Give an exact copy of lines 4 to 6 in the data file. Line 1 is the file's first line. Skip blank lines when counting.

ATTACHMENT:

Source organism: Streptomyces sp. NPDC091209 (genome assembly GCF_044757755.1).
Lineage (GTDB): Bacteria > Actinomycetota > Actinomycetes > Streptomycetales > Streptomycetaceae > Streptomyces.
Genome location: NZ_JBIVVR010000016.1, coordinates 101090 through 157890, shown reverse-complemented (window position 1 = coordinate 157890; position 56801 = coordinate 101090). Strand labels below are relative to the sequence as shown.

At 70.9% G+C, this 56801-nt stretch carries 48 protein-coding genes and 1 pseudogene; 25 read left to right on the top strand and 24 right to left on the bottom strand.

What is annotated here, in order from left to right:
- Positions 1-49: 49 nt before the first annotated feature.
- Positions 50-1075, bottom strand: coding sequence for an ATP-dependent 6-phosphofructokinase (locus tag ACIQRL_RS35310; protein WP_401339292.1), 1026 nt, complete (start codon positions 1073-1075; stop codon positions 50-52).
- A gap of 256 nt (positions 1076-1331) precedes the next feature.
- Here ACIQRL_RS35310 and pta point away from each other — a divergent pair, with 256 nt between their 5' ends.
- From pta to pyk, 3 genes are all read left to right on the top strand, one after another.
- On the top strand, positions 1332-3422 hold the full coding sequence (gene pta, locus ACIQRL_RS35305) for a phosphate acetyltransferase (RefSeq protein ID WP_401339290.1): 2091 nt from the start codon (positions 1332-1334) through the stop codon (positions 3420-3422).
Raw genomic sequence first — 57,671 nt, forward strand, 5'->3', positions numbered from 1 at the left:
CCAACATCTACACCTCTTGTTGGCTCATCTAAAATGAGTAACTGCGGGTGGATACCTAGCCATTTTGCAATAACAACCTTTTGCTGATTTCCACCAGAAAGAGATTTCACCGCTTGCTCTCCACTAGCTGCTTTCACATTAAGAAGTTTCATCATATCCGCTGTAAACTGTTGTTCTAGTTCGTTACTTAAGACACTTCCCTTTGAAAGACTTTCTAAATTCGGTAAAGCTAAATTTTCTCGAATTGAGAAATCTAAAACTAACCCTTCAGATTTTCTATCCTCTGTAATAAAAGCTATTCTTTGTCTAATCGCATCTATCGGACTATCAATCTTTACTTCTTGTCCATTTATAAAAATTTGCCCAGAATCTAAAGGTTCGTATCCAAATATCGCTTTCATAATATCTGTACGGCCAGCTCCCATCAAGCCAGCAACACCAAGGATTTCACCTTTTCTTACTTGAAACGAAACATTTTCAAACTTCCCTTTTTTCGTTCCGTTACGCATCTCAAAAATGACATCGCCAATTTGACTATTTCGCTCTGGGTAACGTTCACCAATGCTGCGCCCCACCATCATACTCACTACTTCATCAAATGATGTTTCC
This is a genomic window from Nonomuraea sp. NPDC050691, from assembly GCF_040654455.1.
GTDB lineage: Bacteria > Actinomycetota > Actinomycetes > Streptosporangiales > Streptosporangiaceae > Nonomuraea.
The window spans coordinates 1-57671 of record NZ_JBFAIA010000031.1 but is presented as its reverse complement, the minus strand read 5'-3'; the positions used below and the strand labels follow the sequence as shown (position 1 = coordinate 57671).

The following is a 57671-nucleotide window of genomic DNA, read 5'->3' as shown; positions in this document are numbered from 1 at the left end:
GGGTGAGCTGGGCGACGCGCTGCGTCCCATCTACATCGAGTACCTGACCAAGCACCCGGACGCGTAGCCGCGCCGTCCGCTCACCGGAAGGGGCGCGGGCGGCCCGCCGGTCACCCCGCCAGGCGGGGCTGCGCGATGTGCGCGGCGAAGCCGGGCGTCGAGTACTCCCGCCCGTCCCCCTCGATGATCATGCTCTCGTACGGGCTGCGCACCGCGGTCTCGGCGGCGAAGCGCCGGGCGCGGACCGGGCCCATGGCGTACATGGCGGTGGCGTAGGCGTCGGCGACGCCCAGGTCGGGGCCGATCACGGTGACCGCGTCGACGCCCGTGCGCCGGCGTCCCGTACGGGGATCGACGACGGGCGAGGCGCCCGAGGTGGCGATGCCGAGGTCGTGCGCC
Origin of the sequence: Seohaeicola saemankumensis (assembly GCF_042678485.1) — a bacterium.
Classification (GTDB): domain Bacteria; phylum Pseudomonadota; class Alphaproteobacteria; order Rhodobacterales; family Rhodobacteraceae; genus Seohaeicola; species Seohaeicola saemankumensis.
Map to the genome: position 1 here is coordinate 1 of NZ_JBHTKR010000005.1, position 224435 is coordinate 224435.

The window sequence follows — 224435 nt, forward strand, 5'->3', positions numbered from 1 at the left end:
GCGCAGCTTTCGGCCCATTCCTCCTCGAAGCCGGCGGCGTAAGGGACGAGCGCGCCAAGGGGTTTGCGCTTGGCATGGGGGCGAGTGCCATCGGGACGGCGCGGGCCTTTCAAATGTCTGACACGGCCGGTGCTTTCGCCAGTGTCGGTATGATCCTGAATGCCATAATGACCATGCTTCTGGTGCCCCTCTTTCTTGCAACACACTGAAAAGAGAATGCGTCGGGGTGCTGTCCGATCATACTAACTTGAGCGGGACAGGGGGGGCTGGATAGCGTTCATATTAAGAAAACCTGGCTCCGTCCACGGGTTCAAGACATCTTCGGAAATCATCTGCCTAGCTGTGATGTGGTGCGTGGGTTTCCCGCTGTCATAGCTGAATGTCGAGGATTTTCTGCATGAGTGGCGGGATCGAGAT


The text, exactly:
At 70.9% G+C, this 56801-nt stretch carries 48 protein-coding genes and 1 pseudogene; 25 read left to right on the top strand and 24 right to left on the bottom strand.

What is annotated here, in order from left to right:
- Positions 1-49: 49 nt before the first annotated feature.